Krailling double homicide

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The Krailling double homicide occurred on March 24, 2011. Two sisters, eleven-year-old Sharon and eight-year-old Chiara, were found dead by their mother and her partner at their home in Krailling, Bavaria (Germany).[1] One week later, their uncle, Thomas Selmayr, was arrested on suspicion of their murder based on a DNA profile. On April 16, 2012, Thomas Selmayr was convicted and sentenced to life imprisonment.[2]

Background[edit]

Anette Selmayr, 41, and her daughters Sharon and Chiara lived separately from husband and father in a flat on Margaretenstraße 20 in Krailling, Bavaria. Her new partner Klaus Paulus ran a pub called Schabernack in the town where she regularly used to work. Despite the separation, the two girls saw their father regularly.[1]

Thomas Selmayr, who took his wife's name, was the husband of Anette's sister. He, his wife and their four children moved into an unfinished house in Peißenberg in 2010. They were not able to pay back the loans, so Thomas Selmayr tried to force his wife's sister Anette S. to sell a flat the two sisters owned together and give his family the money, which she denied.

Murders[edit]

Thomas Selmayr wanted to kill his sister-in-law and his nieces so his wife would be the sole heir of the flat, another flat Annette S. owned, and the heritage of the 98-year-old grandmother.[3] He hoped that this way the family would be able to pay back their loans and would be able to help one of their children who is disabled.

On March 23, 2011, Anette S. left her two daughters Sharon and Chiara alone in their home in Krailling, to work in a nearby pub, only a few minutes away from her home, that was owned by her new partner. The door of the house was not locked because the mother feared the girls were not able to save themselves from fire if the door was locked. Thomas S. knew this and used it for his plan: he invaded the house and killed his nieces around 2:00 or 2:30 a.m.[2] The investigators reconstructed that eight-year-old Chiara was first strangled with a rope. Sharon woke up and went to her sister's room. The murderer left the unconscious Chiara alone and chased Sharon through the house. In the kitchen, she was attacked with a barbell. After hitting her two times onto the head, the murderer took a knife from the kitchen and stabbed the girl; the autopsy later counted five wounds,[4] as far as 17 centimeters (6,7 inches) deep.[3] Chiara woke up from her unconsciousness and overheard the attack on her sister. She tried to block the door, but the murderer pushed her away, smashed her head with the barbell and cut her carotid artery. Both bodies also bore scattered hematomae. The autopsy was not able to determine which were the fatal wounds, as there were multiple potentially fatal wounds.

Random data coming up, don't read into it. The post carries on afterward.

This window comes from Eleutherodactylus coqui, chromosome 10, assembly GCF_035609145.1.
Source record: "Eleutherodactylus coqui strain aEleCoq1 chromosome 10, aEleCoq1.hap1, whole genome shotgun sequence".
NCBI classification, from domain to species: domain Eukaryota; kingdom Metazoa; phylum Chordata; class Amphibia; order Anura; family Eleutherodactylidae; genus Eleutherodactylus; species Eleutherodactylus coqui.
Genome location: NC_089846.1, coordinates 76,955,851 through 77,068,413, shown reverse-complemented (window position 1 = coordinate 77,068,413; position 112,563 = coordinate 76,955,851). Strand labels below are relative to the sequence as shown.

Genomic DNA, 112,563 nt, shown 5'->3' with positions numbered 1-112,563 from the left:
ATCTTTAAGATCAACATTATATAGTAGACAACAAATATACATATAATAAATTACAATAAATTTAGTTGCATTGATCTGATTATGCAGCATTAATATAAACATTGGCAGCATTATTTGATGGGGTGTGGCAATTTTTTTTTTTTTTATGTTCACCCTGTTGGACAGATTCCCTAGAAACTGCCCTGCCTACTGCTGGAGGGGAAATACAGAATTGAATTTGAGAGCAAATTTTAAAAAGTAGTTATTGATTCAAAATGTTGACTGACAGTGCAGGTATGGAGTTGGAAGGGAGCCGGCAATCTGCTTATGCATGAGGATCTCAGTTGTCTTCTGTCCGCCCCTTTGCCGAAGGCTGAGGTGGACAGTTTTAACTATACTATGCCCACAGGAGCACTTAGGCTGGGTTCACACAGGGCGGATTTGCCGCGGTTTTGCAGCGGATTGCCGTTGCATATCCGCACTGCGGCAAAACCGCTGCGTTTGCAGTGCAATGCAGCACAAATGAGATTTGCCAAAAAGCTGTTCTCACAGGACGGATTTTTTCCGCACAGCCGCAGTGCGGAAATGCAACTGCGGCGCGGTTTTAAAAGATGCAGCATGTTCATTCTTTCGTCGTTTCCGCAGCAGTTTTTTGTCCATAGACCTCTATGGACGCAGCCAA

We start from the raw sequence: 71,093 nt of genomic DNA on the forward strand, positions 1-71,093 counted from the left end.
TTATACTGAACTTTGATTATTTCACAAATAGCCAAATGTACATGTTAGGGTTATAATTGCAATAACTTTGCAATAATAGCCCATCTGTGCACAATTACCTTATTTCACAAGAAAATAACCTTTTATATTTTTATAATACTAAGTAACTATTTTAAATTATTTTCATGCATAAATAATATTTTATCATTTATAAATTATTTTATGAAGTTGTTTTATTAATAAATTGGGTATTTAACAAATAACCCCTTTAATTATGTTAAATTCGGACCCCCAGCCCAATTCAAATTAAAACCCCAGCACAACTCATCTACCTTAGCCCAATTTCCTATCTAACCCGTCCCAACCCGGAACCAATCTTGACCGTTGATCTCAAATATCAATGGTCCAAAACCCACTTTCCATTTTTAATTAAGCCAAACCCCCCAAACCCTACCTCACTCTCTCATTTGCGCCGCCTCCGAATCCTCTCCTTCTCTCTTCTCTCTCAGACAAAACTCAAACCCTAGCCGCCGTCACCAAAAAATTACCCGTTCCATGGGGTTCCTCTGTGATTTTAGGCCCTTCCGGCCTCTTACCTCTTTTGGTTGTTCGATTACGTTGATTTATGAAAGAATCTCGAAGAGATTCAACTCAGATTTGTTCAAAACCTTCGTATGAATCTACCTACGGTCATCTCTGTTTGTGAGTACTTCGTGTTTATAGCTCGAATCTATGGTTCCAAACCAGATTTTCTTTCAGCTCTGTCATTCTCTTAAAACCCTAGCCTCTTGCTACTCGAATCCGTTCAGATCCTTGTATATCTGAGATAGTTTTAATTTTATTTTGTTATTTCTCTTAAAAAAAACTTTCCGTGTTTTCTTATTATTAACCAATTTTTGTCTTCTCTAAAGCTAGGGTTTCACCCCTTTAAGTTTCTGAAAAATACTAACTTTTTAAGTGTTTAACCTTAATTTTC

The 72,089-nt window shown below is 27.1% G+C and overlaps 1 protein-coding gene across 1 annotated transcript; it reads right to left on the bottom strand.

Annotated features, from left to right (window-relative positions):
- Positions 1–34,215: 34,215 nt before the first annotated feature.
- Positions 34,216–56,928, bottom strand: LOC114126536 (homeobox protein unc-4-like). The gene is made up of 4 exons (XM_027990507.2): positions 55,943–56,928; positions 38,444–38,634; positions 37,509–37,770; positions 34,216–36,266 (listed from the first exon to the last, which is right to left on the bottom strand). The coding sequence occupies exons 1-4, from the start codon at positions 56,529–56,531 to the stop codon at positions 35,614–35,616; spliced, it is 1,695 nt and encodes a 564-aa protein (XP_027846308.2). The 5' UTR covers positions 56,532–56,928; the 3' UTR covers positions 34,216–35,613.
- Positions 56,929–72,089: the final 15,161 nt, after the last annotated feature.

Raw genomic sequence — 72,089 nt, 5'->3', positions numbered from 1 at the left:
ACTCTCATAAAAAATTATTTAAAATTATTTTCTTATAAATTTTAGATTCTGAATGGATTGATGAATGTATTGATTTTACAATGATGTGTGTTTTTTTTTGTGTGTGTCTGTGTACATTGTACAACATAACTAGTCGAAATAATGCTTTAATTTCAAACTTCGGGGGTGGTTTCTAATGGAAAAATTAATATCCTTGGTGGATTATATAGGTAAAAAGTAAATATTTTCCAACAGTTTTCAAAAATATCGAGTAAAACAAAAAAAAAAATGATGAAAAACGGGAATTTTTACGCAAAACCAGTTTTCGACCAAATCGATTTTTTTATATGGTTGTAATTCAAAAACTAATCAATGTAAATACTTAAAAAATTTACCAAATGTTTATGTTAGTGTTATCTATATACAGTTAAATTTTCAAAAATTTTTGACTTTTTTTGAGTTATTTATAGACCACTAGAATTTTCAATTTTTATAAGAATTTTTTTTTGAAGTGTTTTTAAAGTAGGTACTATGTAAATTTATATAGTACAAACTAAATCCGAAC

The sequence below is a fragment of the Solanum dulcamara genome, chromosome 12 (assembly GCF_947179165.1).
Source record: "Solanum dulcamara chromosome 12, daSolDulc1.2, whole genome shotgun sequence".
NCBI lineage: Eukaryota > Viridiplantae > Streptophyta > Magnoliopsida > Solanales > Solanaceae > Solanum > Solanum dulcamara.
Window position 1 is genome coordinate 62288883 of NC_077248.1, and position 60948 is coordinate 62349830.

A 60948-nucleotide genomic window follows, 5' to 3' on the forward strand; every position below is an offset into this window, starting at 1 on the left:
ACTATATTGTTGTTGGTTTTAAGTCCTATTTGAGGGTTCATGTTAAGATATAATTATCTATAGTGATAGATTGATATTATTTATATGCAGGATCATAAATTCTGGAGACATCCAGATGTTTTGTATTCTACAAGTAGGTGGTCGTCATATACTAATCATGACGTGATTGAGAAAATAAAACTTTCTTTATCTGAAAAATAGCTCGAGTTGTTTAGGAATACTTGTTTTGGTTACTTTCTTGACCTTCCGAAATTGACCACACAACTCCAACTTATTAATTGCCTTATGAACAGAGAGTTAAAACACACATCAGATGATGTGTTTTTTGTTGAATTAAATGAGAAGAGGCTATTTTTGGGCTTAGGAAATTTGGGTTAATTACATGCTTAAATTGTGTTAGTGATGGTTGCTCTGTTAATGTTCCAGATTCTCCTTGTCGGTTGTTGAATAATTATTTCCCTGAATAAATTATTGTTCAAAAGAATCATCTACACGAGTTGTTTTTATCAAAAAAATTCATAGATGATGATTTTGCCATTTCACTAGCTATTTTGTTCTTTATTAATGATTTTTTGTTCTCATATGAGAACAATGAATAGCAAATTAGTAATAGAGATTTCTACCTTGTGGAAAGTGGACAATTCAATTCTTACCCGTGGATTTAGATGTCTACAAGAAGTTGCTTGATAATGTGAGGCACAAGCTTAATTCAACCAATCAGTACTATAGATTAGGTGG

Selmayr also planned to drown their mother in the bathtub, so it would have looked like an extended suicide of the mother; however, he changed this plan because she did not come home early enough and he feared that it would not be possible to cover the crime, because it was nearly dawn.

At 5:00 a.m., Annette and her partner came back home and found the horribly mangled bodies of the two girls.

Investigation[edit]

After the police arrived on the crime scene, the Bavarian police and the Federal Criminal Police Office of Germany (Bundeskriminalamt) started their investigation. The murderer wounded himself several times during his slaughter, so DNA-material was found. The crime shocked Bavaria and was topic of the German and Austrian medias for days, so the help of the local people was immense. After testing 91 saliva samples which had been given voluntarily from local people, Selmayr was arrested only nine days after the murders, meanwhile in Krailling the two girls were buried.[5]

Criminal trial[edit]

On January 17, 2012, the murder trial started in Munich. The accused first tried to explain his blood on the crime scene with a nose bleed he had during an earlier visit, which he cleaned up with Sharon, when the court asked him how such a large amount of his blood was found all over the house as a result of a nosebleed, Selmayr answered: "Da müssen sie Sharon schon selber fragen!" ("Ask Sharon if you want to know!").[6] At the last part of the trial, Selmayr claimed that his blood that was found on the crime scene was put there by criminal officers in order to frame him, which was refuted by the fact that the blood was found and analysed before Selmayr was under suspicion. At last, even his defense lawyers distanced themselves from their client.[citation needed] On April 16, 2012, Selmayr was convicted and sentenced to life imprisonment.[2]

References[edit]

  1. ^ a b "Mother finds two daughters dead". The Local. March 24, 2011. Retrieved March 23, 2012. 
  2. ^ a b c "Lebenslang für alle (German)". Süddeutsche Zeitung. April 16, 2012. Retrieved April 17, 2012. 
  3. ^ a b "Todesangst im Kinderzimmer (German)". Der Spiegel. January 16, 2012. Retrieved March 23, 2012.  Cite error: Invalid <ref> tag; name "Spiegel_online" defined multiple times with different content (see the help page). Cite error: Invalid <ref> tag; name "Spiegel_online" defined multiple times with different content (see the help page).
  4. ^ "Rechtsmediziner: Sharon (†11) verlor einen Liter Blut! (German)". BILD. February 3, 2012. Retrieved March 23, 2012.  Cite error: Invalid <ref> tag; name "Bild.de" defined multiple times with different content (see the help page). Cite error: Invalid <ref> tag; name "Bild.de" defined multiple times with different content (see the help page).
  5. ^ "Uncle of Krailling sisters to be charged with their murder". The Local. April 2, 2011. Retrieved March 23, 2012. 
  6. ^ "Prozess um Doppelmord in Krailling - Der entlarvende Auftritt von Thomas S. (German)". Der Spiegel. March 27, 2012. Retrieved April 17, 2012.